So, is there still a place for structure in business or do we all just need to go with the flow a bit more? Is structure, with all its bureaucracy and hierarchy just outdated? The answer is that structure does not just mean hierarchy or standardisation. Structure means planning and as such still has a fundamentally important role in building a successful business. The truth is that it is phenomenally hard to succeed in business with no structure at all. Even businesses that claim to have little formal structure but are rather based on mutual trust and interest, still have structure even if it’s incidental. Employment law is such that structures don’t need to be written down to apply: management structure can be implied by what happens on a day to day basis; employment structure can be implied by what happens in practice (and often despite what is written down on paper – Deliveroo and Uber are just a couple of recent cases where businesses have fallen foul of this). So structure exists, even if it’s not planned or formally documented. It’s perhaps then the formality and traditional elements of structure that are now being passed over, rather than the structure itself.
How Does Structure Help Businesses To Perform?
On a very basic level, structure enables businesses to enhance their performance by providing order, process and getting everyone to do what they should be doing at the right times. It also enables businesses to measure just how well they are doing by providing accountability streams so that productivity and output can be measured and assessed. This leads to consequences, whether it’s reward or closer management. Even on a very basic level, structure goes a long way to making businesses perform more effectively. When properly planned, structure delivers much more than this. When we analyse structure more closely, we find there are three main pillars of structure which will enable the organisation to deliver its strategy: alignment, accountability and adaptability.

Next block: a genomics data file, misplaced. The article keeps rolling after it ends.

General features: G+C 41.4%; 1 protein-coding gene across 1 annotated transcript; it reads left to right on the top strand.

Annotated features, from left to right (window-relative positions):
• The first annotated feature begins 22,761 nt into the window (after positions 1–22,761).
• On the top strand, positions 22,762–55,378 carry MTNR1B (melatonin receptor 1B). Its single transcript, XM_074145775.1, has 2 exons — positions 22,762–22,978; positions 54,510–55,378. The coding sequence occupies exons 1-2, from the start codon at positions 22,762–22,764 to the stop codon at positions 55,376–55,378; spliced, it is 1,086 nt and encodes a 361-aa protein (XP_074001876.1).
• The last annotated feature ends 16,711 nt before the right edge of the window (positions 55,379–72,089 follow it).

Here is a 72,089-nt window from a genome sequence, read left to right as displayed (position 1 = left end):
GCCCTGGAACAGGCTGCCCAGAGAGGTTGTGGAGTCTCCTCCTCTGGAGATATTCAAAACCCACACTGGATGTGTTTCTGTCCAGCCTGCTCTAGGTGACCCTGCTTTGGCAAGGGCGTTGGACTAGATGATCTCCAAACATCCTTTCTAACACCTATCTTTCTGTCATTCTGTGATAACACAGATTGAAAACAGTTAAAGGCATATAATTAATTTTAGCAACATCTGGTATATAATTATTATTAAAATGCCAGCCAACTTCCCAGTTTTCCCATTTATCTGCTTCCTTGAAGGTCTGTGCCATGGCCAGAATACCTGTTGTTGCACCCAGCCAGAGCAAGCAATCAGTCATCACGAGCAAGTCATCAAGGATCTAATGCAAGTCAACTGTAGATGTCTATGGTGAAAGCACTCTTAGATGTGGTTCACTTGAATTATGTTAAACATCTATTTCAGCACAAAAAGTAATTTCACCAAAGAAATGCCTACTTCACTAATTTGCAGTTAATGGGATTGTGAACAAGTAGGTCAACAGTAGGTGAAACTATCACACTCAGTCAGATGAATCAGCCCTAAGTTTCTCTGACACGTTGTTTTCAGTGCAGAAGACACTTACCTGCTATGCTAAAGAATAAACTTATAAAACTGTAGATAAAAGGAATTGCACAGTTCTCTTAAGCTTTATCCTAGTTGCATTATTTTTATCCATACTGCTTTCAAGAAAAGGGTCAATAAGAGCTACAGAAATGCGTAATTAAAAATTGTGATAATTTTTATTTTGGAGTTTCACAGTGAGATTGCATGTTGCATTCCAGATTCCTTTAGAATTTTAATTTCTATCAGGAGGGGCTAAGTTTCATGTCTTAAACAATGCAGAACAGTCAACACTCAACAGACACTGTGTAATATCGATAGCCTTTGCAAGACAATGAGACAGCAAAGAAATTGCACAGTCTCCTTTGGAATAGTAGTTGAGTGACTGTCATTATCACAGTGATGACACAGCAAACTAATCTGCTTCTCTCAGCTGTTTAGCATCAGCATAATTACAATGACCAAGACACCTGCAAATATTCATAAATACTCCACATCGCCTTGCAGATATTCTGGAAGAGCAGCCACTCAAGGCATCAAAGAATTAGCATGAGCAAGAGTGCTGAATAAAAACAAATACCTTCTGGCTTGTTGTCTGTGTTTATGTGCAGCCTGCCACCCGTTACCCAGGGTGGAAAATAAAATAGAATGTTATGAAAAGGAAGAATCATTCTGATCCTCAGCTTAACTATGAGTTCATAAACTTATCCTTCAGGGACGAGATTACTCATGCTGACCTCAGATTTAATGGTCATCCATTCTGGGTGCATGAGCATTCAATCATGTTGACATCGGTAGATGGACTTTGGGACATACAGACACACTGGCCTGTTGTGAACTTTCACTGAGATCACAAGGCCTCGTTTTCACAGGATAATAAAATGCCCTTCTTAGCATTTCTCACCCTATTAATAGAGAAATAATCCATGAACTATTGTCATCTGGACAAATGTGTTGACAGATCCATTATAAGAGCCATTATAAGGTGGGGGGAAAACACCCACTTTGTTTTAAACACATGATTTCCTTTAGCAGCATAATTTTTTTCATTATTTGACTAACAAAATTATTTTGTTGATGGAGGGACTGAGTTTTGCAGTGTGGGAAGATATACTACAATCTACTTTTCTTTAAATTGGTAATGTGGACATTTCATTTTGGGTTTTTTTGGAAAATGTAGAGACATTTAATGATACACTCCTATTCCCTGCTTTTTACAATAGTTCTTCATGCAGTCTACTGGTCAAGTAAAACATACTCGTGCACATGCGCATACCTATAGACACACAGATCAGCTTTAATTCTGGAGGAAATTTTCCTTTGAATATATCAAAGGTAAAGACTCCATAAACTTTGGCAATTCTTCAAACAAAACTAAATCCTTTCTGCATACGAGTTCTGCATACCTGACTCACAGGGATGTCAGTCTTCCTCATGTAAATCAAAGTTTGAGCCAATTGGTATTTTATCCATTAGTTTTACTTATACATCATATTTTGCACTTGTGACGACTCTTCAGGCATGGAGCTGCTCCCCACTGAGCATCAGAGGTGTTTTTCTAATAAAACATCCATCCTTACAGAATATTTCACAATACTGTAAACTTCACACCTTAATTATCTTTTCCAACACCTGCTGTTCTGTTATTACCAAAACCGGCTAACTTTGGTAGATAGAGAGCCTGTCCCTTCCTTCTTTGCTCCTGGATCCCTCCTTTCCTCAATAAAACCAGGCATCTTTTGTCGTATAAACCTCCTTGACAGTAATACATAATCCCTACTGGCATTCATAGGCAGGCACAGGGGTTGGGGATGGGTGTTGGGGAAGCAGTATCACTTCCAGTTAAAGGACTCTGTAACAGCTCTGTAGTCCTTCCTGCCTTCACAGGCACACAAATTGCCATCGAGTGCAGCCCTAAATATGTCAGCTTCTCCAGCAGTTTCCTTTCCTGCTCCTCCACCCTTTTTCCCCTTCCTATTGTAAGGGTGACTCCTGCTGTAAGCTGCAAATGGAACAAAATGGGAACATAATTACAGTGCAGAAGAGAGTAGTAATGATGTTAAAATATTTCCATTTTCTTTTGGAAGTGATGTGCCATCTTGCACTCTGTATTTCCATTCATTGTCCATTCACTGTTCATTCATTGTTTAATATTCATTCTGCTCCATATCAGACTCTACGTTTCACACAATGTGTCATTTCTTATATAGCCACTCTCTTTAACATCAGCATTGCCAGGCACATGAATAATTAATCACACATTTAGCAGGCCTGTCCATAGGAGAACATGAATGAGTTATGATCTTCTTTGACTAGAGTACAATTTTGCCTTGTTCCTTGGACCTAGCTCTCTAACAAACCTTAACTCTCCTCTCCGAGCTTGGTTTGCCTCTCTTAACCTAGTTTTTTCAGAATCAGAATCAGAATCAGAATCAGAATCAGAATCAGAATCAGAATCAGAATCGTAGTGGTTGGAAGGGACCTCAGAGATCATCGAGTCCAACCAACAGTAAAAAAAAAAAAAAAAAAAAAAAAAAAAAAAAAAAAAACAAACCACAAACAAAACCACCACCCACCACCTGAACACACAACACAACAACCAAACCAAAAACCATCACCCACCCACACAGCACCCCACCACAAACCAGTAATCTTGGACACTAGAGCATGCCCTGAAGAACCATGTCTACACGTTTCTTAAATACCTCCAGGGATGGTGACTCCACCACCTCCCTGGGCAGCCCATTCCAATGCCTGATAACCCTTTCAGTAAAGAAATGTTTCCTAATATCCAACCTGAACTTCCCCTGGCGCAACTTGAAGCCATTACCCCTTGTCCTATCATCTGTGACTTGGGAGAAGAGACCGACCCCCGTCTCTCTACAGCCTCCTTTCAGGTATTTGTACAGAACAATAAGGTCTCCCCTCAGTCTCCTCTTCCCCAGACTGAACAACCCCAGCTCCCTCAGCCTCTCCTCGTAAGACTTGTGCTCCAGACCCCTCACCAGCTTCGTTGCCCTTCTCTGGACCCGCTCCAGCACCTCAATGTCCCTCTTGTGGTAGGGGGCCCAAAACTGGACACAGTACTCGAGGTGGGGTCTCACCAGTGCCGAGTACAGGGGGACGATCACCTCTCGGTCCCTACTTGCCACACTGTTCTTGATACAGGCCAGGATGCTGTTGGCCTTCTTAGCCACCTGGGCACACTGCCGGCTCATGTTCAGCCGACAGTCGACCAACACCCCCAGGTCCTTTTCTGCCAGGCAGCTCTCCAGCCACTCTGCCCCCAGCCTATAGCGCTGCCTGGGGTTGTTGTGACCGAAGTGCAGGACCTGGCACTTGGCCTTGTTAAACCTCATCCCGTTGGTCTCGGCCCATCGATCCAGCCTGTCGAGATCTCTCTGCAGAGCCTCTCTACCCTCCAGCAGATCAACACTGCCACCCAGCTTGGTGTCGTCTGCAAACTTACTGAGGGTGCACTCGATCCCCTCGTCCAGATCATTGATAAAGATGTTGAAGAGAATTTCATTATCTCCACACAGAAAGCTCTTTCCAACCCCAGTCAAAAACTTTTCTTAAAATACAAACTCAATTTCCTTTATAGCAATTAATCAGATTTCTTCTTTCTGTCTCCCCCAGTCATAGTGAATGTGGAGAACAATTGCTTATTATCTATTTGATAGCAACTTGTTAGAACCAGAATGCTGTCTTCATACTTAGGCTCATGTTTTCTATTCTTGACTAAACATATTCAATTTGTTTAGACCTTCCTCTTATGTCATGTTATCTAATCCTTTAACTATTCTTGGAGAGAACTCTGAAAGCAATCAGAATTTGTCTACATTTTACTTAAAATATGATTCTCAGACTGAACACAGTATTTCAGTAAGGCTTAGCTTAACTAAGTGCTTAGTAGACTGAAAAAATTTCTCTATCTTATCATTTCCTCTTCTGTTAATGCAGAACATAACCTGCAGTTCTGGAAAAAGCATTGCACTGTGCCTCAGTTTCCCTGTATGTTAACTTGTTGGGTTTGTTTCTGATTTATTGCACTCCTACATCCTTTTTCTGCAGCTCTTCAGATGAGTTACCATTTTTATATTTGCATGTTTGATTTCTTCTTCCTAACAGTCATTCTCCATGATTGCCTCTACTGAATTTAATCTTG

Firstly, alignment: how far does the organisational design align with the achievement of organisational objectives? Here we are looking at how closely individuals operating in their roles align with the vision of the company: are they truly bought into it? Do they fully understand what the organisation wants to achieve and is it important to them personally? For alignment to exist and for it to support business performance, there needs to be a clear vision as a starting point and it needs to be well communicated with the business as a whole. How can employees become personally invested in achieving business aims if they don’t know what they are? And it’s this investment that leads to employee engagement, a most valuable asset for any business. Alignment is crucial to the success of any business because it provides purpose and human beings perform at a much higher level when given purpose. This doesn’t just apply to large companies with purpose built training programs and expensive branding projects that provide them with a slick presentation of their carefully crafted values. Vision is about getting people to believe. The point is that you are on-boarding others to join in a journey to build a successful business.